This morning is the twenty-first day of our hearing on the American Energy Initiative. Over the course of this hearing, we have heard expert testimony on a number of very problematic EPA rules.
Many of these new and proposed measures threaten to impose high costs and job losses. Quite a few are part of EPA's unjustified war on coal.
Each new rule adds to the train wreck of rules coming out of EPA many of which are the result of litigation and settlement agreements, which I believe is not the way major policy decisions should be made.
But today, we will discuss the proposed National Ambient Air Quality Standard for fine particulate matter.
Specifically, EPA's proposal calls for ratcheting down the already-stringent annual standard for fine particulate matter set in 2006. The new 2006 standard hasn't even been fully implemented yet.
Indeed, this committee recommended in a recent letter to EPA that the agency consider retention of the current standard, but this suggestion was ignored.
I might add that particulate matter has many natural sources, such as forest fires, windblown dust, volcanoes, and even sea spray. Even EPA admits that background levels can approach the agency's existing standards, and on occasion exceed them.
Among the man-made sources of fine particulate matter are a wide variety of activities - such as driving a car, running a factory or power plant, farming, and even household fireplaces and backyard barbeques. And it is precisely because fine particulate matter comes from so many different sources and activities that EPA's proposed rule would be costly and intrusive.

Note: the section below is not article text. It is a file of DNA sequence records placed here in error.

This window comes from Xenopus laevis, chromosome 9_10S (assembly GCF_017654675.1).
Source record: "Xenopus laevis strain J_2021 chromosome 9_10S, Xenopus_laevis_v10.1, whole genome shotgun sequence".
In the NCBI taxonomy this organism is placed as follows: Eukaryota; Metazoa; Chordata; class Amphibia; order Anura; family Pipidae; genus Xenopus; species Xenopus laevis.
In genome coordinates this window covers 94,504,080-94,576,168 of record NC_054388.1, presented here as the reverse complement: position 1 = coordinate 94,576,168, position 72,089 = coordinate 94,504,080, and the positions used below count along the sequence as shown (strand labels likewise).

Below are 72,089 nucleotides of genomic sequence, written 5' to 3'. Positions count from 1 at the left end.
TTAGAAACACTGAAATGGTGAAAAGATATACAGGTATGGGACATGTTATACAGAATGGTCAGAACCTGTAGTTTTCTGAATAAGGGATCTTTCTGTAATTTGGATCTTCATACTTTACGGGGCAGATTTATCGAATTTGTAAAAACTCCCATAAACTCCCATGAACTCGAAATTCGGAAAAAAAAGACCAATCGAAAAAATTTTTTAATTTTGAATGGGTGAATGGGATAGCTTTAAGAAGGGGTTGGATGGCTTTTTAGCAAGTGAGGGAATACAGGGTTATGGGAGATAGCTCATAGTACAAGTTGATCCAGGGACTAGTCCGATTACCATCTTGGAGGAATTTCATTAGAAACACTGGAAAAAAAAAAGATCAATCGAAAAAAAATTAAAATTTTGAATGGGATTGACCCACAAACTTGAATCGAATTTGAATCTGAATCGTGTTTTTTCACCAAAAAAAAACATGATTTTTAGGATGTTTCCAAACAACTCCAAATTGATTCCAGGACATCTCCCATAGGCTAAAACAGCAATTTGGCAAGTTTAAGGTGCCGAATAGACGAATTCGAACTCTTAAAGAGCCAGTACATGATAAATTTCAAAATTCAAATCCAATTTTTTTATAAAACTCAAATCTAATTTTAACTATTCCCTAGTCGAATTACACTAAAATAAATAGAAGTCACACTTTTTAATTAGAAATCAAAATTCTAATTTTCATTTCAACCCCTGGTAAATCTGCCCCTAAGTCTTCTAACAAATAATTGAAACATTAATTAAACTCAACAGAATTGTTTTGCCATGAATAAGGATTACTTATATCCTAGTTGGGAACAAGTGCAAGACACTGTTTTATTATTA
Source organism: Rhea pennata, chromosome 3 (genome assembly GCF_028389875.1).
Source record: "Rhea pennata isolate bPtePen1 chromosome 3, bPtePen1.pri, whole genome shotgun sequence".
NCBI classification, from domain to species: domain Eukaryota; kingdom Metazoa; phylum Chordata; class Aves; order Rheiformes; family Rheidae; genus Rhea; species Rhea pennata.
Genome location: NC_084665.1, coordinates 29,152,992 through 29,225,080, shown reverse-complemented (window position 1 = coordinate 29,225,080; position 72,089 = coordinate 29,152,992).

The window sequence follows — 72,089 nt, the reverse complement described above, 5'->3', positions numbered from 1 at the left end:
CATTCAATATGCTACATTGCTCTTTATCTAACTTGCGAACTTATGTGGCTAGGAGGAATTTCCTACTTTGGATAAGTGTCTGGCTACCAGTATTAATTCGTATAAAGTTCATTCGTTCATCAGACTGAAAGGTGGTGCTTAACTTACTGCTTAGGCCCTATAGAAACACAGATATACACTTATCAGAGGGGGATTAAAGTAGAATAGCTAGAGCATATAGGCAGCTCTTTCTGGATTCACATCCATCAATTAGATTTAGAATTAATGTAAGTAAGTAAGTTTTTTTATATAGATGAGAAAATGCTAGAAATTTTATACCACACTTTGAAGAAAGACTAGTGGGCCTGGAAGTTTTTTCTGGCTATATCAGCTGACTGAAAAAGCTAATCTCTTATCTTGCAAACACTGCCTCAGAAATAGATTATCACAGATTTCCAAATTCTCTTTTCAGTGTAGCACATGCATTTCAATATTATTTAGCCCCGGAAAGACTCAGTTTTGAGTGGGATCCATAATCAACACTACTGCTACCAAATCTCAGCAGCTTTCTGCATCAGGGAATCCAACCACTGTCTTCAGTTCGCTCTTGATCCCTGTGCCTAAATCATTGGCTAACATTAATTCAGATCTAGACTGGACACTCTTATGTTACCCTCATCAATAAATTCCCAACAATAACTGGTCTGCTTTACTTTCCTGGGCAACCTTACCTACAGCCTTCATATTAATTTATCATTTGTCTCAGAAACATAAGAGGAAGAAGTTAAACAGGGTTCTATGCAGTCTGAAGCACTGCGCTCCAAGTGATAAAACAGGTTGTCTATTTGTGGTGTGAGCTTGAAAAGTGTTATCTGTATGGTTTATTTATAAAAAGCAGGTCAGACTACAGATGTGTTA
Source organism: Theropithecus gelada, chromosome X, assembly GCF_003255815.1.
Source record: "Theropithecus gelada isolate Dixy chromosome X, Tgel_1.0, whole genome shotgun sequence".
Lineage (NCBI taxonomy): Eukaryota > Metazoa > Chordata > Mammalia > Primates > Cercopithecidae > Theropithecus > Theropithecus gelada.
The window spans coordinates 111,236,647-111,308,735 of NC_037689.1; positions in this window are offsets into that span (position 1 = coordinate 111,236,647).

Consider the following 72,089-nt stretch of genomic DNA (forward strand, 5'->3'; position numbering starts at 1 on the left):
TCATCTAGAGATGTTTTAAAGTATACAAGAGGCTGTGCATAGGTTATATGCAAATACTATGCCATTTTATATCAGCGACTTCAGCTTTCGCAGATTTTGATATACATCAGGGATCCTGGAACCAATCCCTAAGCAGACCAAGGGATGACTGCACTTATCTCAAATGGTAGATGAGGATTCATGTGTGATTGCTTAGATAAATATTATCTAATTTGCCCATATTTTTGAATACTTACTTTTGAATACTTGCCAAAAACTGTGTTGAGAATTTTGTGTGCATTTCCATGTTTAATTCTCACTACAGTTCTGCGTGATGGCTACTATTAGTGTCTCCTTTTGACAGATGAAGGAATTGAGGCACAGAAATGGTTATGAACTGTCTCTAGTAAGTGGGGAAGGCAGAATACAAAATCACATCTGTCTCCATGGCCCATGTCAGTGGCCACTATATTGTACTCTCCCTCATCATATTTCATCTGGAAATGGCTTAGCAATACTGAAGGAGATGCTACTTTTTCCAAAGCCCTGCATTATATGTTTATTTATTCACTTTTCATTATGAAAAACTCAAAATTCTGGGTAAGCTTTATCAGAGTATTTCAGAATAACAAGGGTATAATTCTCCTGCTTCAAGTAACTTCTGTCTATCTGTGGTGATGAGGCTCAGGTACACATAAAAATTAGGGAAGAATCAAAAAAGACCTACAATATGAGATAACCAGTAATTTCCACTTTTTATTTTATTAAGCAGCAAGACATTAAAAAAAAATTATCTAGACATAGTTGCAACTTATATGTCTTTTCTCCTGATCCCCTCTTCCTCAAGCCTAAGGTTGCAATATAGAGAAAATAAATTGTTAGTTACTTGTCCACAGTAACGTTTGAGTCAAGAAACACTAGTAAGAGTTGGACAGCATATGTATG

In fact, in order to achieve earlier particulate matter standards, the agency even issued standards for wood stoves. One can only imagine how many different activities would be impacted by the more stringent proposed rule.
It is also important to note that when we are talking about the costs of the proposed fine particulate matter standard, it is not just a matter of dollars and cents. The costs can also be measured in terms of damage to public health and safety.
For example, roadwork is a source of particulate matter emissions, and EPA's proposal could make it harder to undertake the kinds of projects that make our roads and highways safer.
So when we discuss the claimed public health benefits of the rule, we need to consider all sides of the issue.
And of course, when we are talking about regulations with the potential to destroy jobs, we need to take into account the very serious adverse health implications of unemployment.
As costly as the new fine particulate matter standard would be in isolation, we also must be mindful of all the other new and proposed rules that will also apply to many of the same sources and activities.
Whether it's a domestic manufacturer struggling to remain globally competitive or a coalfired power plant owner facing costly upgrades in order to remain in compliance, we have to consider the costs of EPA's fine particulate matter proposal in the context of Utility MACT, Cross-State Air Pollution Rule, Boiler MACT, ozone standards, greenhouse gas regulations, and all the others.
I should note that reductions in air pollution are an environmental success story. These emissions were addressed by the 1970 Clean Air Act, and the standards have been tightened several times since then.
And the reduction in emissions over the past 4 decades has been remarkable. But that also means that we very well may have reached the point where yet another new standard would do more harm than good.
That is why we need to look before we leap on new regulations.